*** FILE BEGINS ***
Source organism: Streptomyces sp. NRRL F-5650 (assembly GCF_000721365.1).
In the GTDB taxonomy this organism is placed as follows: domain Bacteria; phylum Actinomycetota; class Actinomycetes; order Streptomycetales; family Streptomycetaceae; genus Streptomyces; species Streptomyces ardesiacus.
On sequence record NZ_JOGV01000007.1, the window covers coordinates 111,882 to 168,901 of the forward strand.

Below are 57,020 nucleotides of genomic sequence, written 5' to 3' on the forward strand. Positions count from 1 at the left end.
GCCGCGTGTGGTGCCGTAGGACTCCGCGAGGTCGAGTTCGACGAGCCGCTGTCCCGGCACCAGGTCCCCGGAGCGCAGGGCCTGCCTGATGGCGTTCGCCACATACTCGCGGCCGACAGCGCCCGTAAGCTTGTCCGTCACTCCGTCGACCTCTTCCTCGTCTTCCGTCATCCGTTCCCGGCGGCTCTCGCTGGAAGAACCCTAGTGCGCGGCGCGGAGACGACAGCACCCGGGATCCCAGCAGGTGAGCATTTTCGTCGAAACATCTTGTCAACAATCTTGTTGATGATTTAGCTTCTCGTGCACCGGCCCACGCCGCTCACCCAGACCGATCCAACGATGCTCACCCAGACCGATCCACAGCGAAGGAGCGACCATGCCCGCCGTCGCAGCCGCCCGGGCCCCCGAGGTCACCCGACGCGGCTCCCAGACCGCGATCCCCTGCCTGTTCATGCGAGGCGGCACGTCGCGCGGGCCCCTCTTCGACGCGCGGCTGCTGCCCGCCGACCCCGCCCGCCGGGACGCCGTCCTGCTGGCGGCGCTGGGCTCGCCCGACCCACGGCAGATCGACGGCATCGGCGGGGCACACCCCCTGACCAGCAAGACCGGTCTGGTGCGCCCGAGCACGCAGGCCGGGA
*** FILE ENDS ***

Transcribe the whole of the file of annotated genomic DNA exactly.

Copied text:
Source organism: Streptomyces sp. NRRL F-5650 (assembly GCF_000721365.1).
In the GTDB taxonomy this organism is placed as follows: domain Bacteria; phylum Actinomycetota; class Actinomycetes; order Streptomycetales; family Streptomycetaceae; genus Streptomyces; species Streptomyces ardesiacus.
On sequence record NZ_JOGV01000007.1, the window covers coordinates 111,882 to 168,901 of the forward strand.

Below are 57,020 nucleotides of genomic sequence, written 5' to 3' on the forward strand. Positions count from 1 at the left end.
GCCGCGTGTGGTGCCGTAGGACTCCGCGAGGTCGAGTTCGACGAGCCGCTGTCCCGGCACCAGGTCCCCGGAGCGCAGGGCCTGCCTGATGGCGTTCGCCACATACTCGCGGCCGACAGCGCCCGTAAGCTTGTCCGTCACTCCGTCGACCTCTTCCTCGTCTTCCGTCATCCGTTCCCGGCGGCTCTCGCTGGAAGAACCCTAGTGCGCGGCGCGGAGACGACAGCACCCGGGATCCCAGCAGGTGAGCATTTTCGTCGAAACATCTTGTCAACAATCTTGTTGATGATTTAGCTTCTCGTGCACCGGCCCACGCCGCTCACCCAGACCGATCCAACGATGCTCACCCAGACCGATCCACAGCGAAGGAGCGACCATGCCCGCCGTCGCAGCCGCCCGGGCCCCCGAGGTCACCCGACGCGGCTCCCAGACCGCGATCCCCTGCCTGTTCATGCGAGGCGGCACGTCGCGCGGGCCCCTCTTCGACGCGCGGCTGCTGCCCGCCGACCCCGCCCGCCGGGACGCCGTCCTGCTGGCGGCGCTGGGCTCGCCCGACCCACGGCAGATCGACGGCATCGGCGGGGCACACCCCCTGACCAGCAAGACCGGTCTGGTGCGCCCGAGCACGCAGGCCGGGA